Our mongodb server is running on AWS EC2 - it is using up a lot of the cpus of this server - which is also our Apache server - How Can I easily migrate the mongodb to another EC2 dedicated server?

  • What is the database size? – Antonios Aug 8 '14 at 8:54

If you want to migrate with minimal downtime, a straightforward approach would be to use MongoDB replication:

  • Convert your current standalone node to a replica set by restarting your current mongod with a --replSet name and then running rs.initiate(). NOTE: The rs.initiate() step is a once off command that only needs to be run on a primary when the replica set is first created.

  • If all went well, you should now have a single node replica set with your former standalone node as the primary (check rs.status() and rs.conf() in the mongo shell).

  • Create your new EC2 instance and start up a new mongod process as a member of the same replica set (i.e. including the same --replSet name in the configuration). To avoid any unexpected issues, the new node should be running the same version of MongoDB as your original standalone server.

  • Connect to your primary via the mongo shell and add the new mongod process as a secondary node:

  • You should now have a two node replica set with a primary node and secondary node (which may be in a "startup" or "recovering" phase while data is syncing).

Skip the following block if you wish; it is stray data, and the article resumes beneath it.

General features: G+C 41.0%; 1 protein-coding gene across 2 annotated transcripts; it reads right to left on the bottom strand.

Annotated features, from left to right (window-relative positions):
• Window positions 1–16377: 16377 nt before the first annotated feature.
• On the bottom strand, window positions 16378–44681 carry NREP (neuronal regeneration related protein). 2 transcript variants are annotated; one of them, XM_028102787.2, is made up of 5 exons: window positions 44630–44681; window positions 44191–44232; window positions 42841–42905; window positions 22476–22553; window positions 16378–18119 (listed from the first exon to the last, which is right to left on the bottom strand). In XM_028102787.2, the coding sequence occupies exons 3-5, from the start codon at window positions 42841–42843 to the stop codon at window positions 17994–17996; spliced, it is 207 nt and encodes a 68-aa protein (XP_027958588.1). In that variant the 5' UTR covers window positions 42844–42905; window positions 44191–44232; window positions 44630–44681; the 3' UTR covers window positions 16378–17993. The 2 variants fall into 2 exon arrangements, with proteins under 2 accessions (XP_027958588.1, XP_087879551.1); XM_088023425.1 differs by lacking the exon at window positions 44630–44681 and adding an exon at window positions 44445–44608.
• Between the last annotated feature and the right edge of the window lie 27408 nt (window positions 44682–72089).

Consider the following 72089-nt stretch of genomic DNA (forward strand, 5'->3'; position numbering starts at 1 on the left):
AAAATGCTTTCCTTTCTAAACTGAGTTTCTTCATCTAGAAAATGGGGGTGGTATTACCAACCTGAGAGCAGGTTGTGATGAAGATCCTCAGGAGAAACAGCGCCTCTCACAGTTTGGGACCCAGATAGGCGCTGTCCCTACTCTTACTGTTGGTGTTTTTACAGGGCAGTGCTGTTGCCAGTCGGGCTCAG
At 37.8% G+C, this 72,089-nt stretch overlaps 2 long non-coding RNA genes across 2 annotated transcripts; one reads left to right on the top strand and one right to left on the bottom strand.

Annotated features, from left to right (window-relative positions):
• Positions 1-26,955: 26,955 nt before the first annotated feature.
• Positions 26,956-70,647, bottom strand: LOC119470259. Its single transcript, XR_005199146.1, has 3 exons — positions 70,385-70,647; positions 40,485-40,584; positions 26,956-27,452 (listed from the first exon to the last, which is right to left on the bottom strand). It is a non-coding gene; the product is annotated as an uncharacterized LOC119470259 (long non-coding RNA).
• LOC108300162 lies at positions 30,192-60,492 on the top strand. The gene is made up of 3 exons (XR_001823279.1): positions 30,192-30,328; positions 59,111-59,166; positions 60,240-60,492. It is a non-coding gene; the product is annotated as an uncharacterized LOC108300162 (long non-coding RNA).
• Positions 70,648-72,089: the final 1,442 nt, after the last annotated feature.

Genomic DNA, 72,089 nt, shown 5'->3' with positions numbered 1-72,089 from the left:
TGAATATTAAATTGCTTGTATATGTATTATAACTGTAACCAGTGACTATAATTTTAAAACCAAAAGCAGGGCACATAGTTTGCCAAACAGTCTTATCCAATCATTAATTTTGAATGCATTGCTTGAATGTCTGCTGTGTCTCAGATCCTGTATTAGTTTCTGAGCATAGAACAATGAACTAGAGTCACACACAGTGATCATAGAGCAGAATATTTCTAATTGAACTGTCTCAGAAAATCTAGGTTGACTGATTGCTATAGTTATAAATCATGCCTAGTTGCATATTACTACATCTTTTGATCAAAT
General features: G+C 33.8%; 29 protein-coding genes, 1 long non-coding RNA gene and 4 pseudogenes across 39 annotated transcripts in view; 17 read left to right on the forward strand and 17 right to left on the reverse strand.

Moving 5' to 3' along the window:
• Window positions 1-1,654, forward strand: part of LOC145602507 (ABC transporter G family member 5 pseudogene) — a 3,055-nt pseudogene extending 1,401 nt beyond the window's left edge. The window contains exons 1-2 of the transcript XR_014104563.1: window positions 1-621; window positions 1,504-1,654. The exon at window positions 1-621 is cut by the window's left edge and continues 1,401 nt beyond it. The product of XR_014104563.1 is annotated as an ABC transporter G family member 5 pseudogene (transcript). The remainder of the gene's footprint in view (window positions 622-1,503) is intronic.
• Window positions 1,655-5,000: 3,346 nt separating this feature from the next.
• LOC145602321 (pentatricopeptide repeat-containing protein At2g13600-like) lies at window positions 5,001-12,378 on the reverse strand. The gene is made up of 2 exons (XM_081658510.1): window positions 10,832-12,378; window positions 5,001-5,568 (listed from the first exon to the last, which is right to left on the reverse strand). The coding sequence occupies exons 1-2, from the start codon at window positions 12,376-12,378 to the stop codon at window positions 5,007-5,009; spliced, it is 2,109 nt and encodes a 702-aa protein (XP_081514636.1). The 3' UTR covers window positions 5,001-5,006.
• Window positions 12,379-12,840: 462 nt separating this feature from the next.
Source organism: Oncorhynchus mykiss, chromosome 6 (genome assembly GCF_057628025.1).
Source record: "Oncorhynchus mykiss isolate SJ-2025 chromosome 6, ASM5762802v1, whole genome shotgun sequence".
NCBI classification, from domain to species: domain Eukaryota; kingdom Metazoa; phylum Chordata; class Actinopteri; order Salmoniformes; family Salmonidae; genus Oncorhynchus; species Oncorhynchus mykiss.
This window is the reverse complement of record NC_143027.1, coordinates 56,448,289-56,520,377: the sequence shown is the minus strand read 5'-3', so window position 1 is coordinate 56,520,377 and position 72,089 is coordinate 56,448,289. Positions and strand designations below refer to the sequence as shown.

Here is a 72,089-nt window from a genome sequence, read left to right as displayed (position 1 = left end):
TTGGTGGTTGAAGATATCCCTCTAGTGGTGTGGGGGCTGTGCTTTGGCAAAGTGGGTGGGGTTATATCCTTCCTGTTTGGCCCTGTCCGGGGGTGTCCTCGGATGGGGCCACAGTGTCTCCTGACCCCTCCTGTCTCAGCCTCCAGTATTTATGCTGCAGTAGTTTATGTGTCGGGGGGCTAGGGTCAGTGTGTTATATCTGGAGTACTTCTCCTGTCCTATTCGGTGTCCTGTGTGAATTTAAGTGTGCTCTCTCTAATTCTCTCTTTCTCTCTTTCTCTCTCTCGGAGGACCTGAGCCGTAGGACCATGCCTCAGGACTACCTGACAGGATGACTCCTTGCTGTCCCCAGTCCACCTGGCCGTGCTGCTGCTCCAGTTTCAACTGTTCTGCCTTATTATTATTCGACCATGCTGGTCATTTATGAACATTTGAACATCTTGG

• NOTE: For a production MongoDB replica set configuration you would normally want to have a third node to maintain a quorum. This can either be a secondary or an arbiter, which is a voting-only node that does not hold any data and only participates in elections. For the purposes of your migration a third node is optional, but recommended in the event there are any problems with the secondary while the data is being synced. With a two node replica set, both nodes must be online in order to maintain a primary. A three node replica set allows for fault tolerance of 1 node failure.

  • Assuming there were no firewall or communication errors, the node you added as a secondary should begin to sync data over the network from your original (primary node). Note: there are alternative ways to sync a replica set member (for example starting from a file copy backup).

  • You can follow the sync progress using db.printSlaveReplicationInfo() on the primary.

  • Once your secondary node has caught up with the current primary (or is within 10s of the oplog time of the primary) you can use rs.stepDown(60) to force the current primary to stepdown. This should cause your secondary (newly provisioned host) to become the primary.

  • At this point the migration is complete: you can now shutdown your original mongod host, and restart the new mongod in standalone mode.

To minimise the impact to application writes during this period, you can either:

  • change your application to use a replica set connection so writes will automatically change to the current primary

  • coordinate changing your application connection string with the stepdown of the (former) standalone primary


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